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Deputy News Editor

Microsoft launches SQL Server Reporting Services

Jan 27, 20045 mins

Microsoft has added reporting capabilities to its SQL Server 2000 database, rounding out its business intelligence platform with a feature long sought by some of its customers.

SQL Server 2000 Reporting Services allows users to program their databases to generate reports, such as a breakdown of sales by region, and then helps manage and distribute those reports. It can pull data from multiple sources including databases from Microsoft, Oracle and IBM, as well as line-of-business applications from SAP AG and others, said Thomas Rizzo, director of Microsoft’s SQL Server management team.

The reports can be generated in HTML for presentation on the Web, in a document format such as Adobe Systems’ PDF, or in a data format such as XML. Reports can also be exported directly to Excel thanks to close linkage with Microsoft Office, Rizzo said.

The reporting features will be welcomed by many SQL Server users, some of whom were so keen that they went into production with a beta version of the software released last year, said Philip Russom, a principal analyst with Forrester Research, in Cambridge, Mass.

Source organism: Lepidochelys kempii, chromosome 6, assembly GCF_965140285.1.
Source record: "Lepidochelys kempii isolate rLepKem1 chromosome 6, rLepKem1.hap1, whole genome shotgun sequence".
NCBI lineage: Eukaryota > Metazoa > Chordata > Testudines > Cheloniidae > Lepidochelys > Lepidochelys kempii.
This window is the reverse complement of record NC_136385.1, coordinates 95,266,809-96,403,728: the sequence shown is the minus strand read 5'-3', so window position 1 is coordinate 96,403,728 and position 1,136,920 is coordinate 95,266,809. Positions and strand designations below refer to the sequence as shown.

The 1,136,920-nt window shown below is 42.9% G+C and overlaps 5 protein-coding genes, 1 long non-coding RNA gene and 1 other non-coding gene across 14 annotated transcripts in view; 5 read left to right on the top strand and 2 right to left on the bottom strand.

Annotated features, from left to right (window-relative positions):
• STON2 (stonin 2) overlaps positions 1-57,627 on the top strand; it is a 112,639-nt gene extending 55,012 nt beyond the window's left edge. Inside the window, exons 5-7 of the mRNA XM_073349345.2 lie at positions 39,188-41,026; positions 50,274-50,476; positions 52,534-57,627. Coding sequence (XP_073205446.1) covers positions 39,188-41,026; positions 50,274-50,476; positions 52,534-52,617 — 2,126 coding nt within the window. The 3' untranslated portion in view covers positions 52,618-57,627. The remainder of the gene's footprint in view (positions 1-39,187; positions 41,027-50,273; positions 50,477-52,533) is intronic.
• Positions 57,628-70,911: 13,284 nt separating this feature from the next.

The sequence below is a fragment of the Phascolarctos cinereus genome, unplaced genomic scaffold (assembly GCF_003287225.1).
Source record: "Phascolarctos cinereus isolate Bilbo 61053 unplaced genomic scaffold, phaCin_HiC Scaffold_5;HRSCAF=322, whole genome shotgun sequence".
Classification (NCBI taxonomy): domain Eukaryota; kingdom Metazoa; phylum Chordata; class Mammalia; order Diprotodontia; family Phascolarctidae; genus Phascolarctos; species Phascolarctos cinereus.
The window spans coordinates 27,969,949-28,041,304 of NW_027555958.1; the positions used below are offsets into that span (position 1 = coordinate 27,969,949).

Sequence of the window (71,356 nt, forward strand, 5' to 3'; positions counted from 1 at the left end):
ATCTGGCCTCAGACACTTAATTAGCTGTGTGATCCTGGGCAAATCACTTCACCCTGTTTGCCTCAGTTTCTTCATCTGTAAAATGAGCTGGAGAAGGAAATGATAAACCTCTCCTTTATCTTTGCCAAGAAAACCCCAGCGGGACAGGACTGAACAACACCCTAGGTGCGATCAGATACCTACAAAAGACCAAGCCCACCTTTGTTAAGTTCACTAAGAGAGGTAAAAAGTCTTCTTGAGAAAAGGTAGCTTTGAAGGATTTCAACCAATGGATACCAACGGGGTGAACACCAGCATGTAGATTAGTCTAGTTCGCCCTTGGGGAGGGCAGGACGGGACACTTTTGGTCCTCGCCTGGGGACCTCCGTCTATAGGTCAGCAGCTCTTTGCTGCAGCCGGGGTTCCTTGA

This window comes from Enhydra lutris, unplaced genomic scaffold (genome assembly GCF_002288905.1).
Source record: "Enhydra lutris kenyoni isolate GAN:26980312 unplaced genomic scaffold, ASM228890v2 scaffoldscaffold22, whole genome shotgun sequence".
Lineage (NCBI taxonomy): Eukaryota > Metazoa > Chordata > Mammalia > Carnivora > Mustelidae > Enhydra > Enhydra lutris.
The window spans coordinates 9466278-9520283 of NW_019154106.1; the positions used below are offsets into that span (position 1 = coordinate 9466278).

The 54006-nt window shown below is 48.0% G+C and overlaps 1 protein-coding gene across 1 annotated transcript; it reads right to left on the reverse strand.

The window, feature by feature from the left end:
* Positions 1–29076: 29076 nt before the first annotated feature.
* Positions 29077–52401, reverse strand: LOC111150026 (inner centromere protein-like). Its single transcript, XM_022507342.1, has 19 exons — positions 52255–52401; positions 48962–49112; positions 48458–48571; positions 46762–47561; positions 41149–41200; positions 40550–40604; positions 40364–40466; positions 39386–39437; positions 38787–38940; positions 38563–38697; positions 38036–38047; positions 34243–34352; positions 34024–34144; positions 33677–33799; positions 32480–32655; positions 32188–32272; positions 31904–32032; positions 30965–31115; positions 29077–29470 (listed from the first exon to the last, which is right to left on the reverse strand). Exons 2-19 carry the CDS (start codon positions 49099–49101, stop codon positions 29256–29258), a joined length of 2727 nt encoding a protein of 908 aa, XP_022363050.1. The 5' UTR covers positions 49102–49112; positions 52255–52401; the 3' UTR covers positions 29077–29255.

Microsoft had originally planned to introduce Reporting Services with Yukon, the next major upgrade to its database. With the launch of Yukon delayed until later this year, Microsoft is offering the capabilities with SQL Server 2000 so that customers don’t have to wait so long, Russom said. IBM, Oracle and the other main database vendors already support reporting capabilities.

Real estate company Long & Foster turned to Reporting Services to standardize its platform for delivering almost 300 reports to its 13,000 employees. It’s replacing a mishmash of software including reporting tools from Cognos Inc. and Crystal Decisions (acquired last year by Business Objects SA) as well as some older technologies, said Lance Morimoto, Long & Foster’s senior manager for e-commerce and applications development.

It completed a pilot program involving 35 reports and is happy with Microsoft’s software so far, he said. Data for the reports comes from a SQL Server data warehouse, which in turn aggregates data from the company’s ERP applications and other systems.

Russom doesn’t expect Microsoft’s reporting software to hurt companies such as Cognos and Crystal too badly. It will appeal mostly to customers with predominantly Microsoft environments, he said. Microsoft’s tool for authoring reports, Report Writer, is offered as an add-on for Visual Studio .Net, Microsoft’s development environment, he noted.

“The whole solution is pretty tightly integrated with .Net,” Long & Foster’s Morimoto said. “We’re a big .Net shop, so we were able to add the reporting services module into Visual Studio .Net.”

Russom also noted that Report Writer is a “version one” product with some room to mature. The success of Reporting Services will depend partly on whether vendors such as Cognos and Crystal support Microsoft’s Report Definition Language (RDL), he said, which would allow reports authored with third-party tools to be managed and distributed through Reporting Services.